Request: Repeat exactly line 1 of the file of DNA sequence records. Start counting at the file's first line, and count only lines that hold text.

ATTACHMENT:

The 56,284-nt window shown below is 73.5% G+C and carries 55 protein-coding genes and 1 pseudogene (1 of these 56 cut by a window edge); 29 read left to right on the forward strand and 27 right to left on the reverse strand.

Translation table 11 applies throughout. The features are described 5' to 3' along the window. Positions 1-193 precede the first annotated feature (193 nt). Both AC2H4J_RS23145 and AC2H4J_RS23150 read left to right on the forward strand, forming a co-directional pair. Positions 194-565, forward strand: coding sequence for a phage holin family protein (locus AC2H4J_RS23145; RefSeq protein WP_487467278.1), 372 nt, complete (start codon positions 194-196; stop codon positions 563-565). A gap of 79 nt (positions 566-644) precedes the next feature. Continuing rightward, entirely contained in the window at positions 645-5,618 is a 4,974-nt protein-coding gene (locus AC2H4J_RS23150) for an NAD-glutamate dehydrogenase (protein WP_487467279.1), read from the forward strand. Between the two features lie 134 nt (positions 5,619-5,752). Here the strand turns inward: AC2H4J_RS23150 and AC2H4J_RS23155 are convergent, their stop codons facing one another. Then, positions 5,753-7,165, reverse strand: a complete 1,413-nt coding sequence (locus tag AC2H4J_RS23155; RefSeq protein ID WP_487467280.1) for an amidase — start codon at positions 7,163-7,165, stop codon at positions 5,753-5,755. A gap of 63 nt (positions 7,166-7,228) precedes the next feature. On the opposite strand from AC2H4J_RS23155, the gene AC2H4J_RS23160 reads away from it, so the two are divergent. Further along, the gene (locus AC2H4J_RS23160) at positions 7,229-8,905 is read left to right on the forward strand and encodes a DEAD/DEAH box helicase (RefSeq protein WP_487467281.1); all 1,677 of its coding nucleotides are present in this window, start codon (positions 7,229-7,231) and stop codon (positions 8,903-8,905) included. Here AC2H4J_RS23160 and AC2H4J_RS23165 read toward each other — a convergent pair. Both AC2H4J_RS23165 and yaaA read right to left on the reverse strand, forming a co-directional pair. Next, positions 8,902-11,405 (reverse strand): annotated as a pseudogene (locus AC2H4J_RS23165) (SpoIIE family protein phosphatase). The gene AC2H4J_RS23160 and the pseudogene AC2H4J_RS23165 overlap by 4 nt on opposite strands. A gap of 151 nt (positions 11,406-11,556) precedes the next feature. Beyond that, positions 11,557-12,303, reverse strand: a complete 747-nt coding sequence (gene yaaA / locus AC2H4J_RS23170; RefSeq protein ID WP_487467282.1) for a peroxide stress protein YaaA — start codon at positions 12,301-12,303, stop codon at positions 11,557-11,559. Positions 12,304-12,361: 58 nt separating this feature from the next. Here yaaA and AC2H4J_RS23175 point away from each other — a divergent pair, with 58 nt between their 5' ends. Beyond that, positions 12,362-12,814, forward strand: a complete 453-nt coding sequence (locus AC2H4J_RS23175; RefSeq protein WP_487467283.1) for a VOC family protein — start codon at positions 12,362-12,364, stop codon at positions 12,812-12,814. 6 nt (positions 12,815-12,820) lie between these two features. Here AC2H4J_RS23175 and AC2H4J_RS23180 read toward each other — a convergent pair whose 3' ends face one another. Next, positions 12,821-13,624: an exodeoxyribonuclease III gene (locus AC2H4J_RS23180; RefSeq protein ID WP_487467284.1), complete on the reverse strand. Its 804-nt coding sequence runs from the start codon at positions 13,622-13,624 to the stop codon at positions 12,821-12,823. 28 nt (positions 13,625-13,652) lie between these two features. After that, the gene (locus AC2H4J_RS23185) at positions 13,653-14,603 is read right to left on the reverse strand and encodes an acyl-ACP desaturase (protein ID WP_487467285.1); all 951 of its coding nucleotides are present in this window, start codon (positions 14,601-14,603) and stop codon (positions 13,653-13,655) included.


The 56,284-nt window shown below is 73.5% G+C and carries 55 protein-coding genes and 1 pseudogene (1 of these 56 cut by a window edge); 29 read left to right on the forward strand and 27 right to left on the reverse strand.